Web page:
The alarm sounds but I’m already awake. My 3 year old has somehow, in the still of the night, navigated his way into my bed and is now sprawled across me. I have become a master at silently slithering out from underneath a sleeping infant. My husband has already left for work, a swift departure at sunrise. My pressing priority is to feed my caffeine addiction. If I had the option to be hooked up intravenously to a caffeine drip I would take it.
I utilise the quiet time to check emails and review my schedule for the day. It is manic, the same as yesterday and tomorrow. Fortunately I love my job. If I didn’t, I would be questioning my decisions, the impact these have on my family and thinking just what is the point to this chaos?
My mind reverts back to coffee. I take another sip and I start to feel as though I’ve got this. I’m ready for my 6 year old, who appears zombie-like and demanding breakfast. She is closely followed by her brother, who is now awake and declaring he is SpiderMan. He moves slowly on his tummy down the hallway, copying the movements of his web-spinning hero. It is funny and it is cute but there is no time to play. I must make time tonight. I will. My daughter emerges with a brush requesting a hairstyle like Elsa from Frozen. She ends up with a ponytail and I am quick to inform her that her School Principal has advised that all girls must wear ponytails. I tell myself it is okay to tell a lie, if only white. We’ll conquer elaborate Frozen styles on the weekend. We will.
We have a small window to pull together in the morning each playing a part. It is tight and carried out to military precision until I’m faced with a decoy. It’s inevitable with children. I today spent 15 minutes trying to explain to my 3 year old why he can’t have a packet of Twisties for breakfast. As tempting as it was to feed him the Twisties in the first minute of the conversation and save myself another 14 minutes by doing so, I held firm. Can’t guarantee the same result next time. In the morning I am not unlike a Drill Sergeant, “eat your Weet-Bix”, “put your uniform on”, “clean your teeth”, “comb your hair”, “pick up your bag” – Lets go!
My small army is marched into the car and deployed at childcare and school. The satisfaction I feel when I enter the school grounds before the bell sirens is significant. I’ve succeeded. My mind turns to what it would be like to be a stay-at-home Mum. Surely it can’t be as chaotic? Do they ever forget their child’s Show & Tell or leave dirty breakfast dishes in the sink? I’m guessing not. I want a cleaner. No I deserve a cleaner. I just can’t manage. Maybe I should work less. Maybe I should have another baby and stay home. I then imagine myself contently pushing the new perfectly behaved newborn in the pusher as the two eldest happily scoot ahead on route to their destinations. We’re all smiling, the sun is shining, no evidence of stress in this figment of my imagination. My daughter even has a Frozen hairstyle. There would be time to exercise and catch up with friends. Reality check! No, I love what I do and I do love working. I also still have a 3 year old that I often prise off my leg before sending off to care. I can’t have another baby. In some respects I still feel like I have one.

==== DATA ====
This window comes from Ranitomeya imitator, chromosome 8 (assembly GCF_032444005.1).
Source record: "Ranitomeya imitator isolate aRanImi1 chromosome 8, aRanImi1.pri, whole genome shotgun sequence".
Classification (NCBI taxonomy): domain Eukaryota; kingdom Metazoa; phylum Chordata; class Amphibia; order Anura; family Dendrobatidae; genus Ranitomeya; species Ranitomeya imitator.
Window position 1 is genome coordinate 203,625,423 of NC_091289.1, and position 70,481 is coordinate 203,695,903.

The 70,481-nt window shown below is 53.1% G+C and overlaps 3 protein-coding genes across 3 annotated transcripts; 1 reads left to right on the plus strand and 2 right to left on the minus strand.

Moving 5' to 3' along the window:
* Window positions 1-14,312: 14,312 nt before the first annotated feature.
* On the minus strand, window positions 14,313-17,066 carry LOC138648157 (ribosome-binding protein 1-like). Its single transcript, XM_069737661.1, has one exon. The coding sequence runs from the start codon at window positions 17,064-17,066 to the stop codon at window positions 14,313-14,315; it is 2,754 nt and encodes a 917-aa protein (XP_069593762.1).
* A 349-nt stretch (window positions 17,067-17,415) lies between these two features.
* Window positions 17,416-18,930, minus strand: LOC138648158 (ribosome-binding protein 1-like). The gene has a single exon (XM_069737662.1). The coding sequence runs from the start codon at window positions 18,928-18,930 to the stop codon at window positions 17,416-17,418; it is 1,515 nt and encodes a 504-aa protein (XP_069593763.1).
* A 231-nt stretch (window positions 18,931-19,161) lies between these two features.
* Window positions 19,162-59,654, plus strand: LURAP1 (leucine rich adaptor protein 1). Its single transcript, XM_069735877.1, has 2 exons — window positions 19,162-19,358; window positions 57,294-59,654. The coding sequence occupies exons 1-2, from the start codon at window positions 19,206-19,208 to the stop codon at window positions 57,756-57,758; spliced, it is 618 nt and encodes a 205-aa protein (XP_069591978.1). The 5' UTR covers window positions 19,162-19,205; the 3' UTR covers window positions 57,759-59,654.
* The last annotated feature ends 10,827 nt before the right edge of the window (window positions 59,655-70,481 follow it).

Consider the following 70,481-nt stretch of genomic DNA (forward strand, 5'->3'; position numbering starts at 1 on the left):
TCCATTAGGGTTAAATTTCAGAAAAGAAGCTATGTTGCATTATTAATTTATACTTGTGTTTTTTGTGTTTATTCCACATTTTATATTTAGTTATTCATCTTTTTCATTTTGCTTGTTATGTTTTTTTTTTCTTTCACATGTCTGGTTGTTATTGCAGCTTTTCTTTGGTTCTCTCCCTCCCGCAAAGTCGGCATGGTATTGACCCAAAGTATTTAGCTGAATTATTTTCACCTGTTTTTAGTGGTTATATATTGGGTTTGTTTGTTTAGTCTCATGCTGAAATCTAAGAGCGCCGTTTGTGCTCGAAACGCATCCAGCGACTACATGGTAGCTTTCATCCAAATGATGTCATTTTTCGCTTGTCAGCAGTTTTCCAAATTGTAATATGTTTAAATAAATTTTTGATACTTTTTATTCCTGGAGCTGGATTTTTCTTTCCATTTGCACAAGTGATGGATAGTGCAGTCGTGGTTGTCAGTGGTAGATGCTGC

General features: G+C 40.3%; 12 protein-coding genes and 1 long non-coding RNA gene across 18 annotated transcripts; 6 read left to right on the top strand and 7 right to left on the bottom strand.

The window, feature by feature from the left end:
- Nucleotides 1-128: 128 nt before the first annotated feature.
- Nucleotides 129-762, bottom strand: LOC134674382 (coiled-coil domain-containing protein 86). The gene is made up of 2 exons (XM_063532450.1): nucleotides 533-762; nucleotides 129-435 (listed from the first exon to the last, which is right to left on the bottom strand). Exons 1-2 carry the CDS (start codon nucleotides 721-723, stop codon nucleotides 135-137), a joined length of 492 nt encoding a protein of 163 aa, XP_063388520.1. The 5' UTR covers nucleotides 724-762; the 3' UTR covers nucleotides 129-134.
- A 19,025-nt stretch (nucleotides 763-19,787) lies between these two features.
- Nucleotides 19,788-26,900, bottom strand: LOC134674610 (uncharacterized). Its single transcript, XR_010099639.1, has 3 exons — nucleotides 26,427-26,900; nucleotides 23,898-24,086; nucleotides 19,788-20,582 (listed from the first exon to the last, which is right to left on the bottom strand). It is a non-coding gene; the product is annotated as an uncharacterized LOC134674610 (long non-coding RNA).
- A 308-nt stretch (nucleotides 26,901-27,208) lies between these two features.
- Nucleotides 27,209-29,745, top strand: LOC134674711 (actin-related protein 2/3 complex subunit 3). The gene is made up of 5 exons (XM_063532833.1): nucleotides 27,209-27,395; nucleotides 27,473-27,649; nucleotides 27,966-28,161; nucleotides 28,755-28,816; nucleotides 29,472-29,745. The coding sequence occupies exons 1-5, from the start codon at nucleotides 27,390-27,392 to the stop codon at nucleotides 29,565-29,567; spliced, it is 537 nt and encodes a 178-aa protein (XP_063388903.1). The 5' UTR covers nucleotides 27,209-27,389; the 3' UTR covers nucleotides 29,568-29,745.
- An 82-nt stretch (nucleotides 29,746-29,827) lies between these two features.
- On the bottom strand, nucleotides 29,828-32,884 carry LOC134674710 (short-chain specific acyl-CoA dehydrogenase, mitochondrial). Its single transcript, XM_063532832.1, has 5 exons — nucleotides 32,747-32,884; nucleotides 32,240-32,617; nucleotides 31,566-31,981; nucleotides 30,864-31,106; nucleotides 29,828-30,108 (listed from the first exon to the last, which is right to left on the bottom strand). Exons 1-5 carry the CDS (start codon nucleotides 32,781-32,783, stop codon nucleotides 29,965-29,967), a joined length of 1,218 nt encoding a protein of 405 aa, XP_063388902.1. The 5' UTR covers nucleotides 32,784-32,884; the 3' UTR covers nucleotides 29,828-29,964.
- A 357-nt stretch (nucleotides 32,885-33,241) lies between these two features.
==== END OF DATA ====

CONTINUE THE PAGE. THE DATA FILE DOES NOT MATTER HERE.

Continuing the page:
Drop off completed and my attention immediately turns to work. Mother hat off, business hat on. The short journey into the city provides me with a moment of rare solitude or the opportunity to finish my make-up. I thoroughly enjoy this quiet “me” time before the phone calls begin. Funny how you take these moments for granted pre-children. Phone calls lead into a string of interviews and meetings that are consecutively scheduled, as I am today also responsible for pick up. My time may have decreased since having children but my productivity has increased tenfold. No part of the working day is wasted. I prioritise, work smarter and forgo long lunches to wrap things up and get back to my family.
My work provides me with a sense of achievement, fulfilment, purpose, worth and self-satisfaction. My unwavering passion confirms why I do what I do and why I have chosen to do this now. Like others I could have easily put my career on hold but personally, I’m glad I haven’t.
“My bag is an embarrassing mess and I pull out some of its’ contents; my laptop, reading glasses, baby wipes, diary, colouring pencils, loom bands and a SpiderMan figurine.”
My phone rings and I reach into my workbag to retrieve it. My bag is an embarrassing mess and I pull out some of its’ contents; my laptop, reading glasses, baby wipes, diary, colouring pencils, loom bands and a SpiderMan figurine. I find myself smiling. The contents reveal my identity; I am a working mum and for me, it works.
I arrive and pick up the children. I’m immediately conscious of being present. Yes we can go to the park. Yes I can be Cat Woman. Yes you can have an ice cream but not before you eat your dinner. Business hat off, mother hat on.
I kiss the children good night before opening my laptop.